Monday June 2nd 2014, 1:09 PM
Comment by: Peter C. (Santa Barbara, CA)
Westy, isn't believing you "know what is best" for *everyone* the very heart of democracy? As well as the right of everyone to differ with you and to express that difference come election time?

And are you really suggesting that all the amendments passed since the Constitution's ratification were merely due to the need of "Liberals" to impose their own meaning on an otherwise perfect document? That's pretty thin ice to tread on, no matter how anti-liberal you are. Check out the 15th, 19th, 24th and 26th amendments just for starters, not to mention the Bill of Rights itself -- some of the phrasing of which Justice Stevens and many others find quite problematic.
Monday June 2nd 2014, 1:25 PM
Comment by: Orin Hargraves (CO)Visual Thesaurus Contributor
Readers may find it helpful to look at a quick review of "Originalism" and its alternatives in this short article:
Monday June 2nd 2014, 1:36 PM
Comment by: Peter C. (Santa Barbara, CA)
Craig, let's get into our mental helicopters for a moment and look down upon this battleground.

The main reason you and I argue for "original intent" vs. "living document" is because it's convenient for us. It's convenient because of how we want the world to be. For example, you might want the right to bear an AK-47 in all its original glory while I might just as soon see you restricted to bearing a pop gun at a licensed shooting range only (just an example). "Original intent" is convenient for you because it allows you to keep your AK-47 while "living document" is convenient for me because I get the chance to see guns more tightly regulated. And as soon as it becomes convenient to either of us to switch our views, no doubt we'll figure out how to do just that (hopefully without looking too foolish to ourselves).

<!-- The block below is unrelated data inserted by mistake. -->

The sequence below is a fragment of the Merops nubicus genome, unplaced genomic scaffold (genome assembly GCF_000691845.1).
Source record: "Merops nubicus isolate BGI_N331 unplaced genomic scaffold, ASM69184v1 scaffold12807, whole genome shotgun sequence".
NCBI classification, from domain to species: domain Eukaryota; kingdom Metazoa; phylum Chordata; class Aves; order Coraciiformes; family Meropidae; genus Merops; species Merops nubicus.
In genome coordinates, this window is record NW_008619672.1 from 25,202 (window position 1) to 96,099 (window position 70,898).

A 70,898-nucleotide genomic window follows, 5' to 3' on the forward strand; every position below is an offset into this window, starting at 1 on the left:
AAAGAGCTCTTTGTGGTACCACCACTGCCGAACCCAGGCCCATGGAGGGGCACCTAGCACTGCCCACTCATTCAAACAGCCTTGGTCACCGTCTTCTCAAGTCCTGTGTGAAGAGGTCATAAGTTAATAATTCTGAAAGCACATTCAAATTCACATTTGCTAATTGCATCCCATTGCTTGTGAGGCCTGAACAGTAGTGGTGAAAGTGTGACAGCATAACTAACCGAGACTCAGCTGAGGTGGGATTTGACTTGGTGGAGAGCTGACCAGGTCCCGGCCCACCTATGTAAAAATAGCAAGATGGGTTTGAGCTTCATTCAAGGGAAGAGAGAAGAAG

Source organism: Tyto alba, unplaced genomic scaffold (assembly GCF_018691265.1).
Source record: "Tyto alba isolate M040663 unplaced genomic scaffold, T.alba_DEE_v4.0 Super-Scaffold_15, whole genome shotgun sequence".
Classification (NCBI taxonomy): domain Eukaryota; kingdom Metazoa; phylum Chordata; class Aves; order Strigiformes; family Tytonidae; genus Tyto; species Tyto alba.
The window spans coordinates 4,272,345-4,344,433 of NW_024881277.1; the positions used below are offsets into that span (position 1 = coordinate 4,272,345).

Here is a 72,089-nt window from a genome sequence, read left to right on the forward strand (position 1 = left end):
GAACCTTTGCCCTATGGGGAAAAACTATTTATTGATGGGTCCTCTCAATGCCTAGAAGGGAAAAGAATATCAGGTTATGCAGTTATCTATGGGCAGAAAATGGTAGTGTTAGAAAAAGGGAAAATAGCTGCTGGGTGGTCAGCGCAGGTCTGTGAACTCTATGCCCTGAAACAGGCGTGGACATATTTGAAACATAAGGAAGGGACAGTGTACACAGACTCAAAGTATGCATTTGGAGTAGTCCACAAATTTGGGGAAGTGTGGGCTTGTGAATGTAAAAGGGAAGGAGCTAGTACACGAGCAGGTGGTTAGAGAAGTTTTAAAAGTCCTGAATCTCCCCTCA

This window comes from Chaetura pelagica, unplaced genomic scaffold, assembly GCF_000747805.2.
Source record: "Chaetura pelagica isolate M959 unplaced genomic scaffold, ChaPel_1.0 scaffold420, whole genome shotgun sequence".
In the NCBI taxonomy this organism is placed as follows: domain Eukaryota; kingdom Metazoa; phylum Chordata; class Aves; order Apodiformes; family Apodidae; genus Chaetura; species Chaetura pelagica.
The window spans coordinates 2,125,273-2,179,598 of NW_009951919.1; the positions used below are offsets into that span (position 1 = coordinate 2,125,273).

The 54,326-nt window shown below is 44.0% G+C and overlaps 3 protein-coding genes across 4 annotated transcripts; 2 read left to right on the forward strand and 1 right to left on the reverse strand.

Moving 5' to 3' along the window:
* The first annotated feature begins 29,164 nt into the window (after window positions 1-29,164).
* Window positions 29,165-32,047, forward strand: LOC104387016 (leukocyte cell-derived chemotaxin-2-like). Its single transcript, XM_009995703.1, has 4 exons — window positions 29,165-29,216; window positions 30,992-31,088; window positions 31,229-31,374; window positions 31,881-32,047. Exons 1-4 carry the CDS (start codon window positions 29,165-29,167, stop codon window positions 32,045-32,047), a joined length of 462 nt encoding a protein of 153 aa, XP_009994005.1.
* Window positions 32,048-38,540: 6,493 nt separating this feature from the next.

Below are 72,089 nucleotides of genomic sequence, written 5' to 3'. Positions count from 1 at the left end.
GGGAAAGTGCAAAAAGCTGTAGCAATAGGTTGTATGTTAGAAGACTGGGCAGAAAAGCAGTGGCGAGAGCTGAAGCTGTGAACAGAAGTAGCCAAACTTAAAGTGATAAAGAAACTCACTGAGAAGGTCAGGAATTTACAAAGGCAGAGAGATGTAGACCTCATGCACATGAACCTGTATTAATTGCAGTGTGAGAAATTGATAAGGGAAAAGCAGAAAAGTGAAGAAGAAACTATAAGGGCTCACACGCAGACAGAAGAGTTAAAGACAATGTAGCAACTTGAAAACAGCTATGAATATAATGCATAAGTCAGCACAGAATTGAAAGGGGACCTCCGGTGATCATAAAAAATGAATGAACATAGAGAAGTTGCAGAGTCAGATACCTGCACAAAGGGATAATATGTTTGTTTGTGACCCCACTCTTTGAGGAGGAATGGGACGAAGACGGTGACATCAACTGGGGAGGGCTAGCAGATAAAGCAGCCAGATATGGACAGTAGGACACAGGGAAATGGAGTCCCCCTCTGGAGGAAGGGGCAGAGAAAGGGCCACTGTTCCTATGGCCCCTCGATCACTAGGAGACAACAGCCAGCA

Now, coming back down to earth, Congress over the past 200+ years has found it convenient to revisit the original intent of the Constitution and eventually to amend it 27 times, including the time when it repealed a prior amendment, thereby bringing Prohibition to a close.

Looks like a "living document" to me….
Monday June 2nd 2014, 3:00 PM
Comment by: David D.
The framers presented the Constitution to the people and the people were not pleased. Since the document had Article V permitting Constitutional life, the first ten amendments were devised. Obviously, the Constitution has never been a static thing; it was unacceptable until some issues were addressed. Other issues would wait. Things change. The "Fathers" could not envision a world wherein women had the vote and slavery was disallowed or airplanes and telephones exist and require regulation. The trick for the courts is to follow the Constitutional framework but not make every issue an incorporated part. The Constitution should guarantee "individual freedom," lesser laws permit or prohibit matters that follow freedom such as abortion and same sex marriage and other controversial issues. My use of "individual freedom" is only offered as an example for the sake of discussion.
Tuesday June 3rd 2014, 2:24 PM
Comment by: Craig J.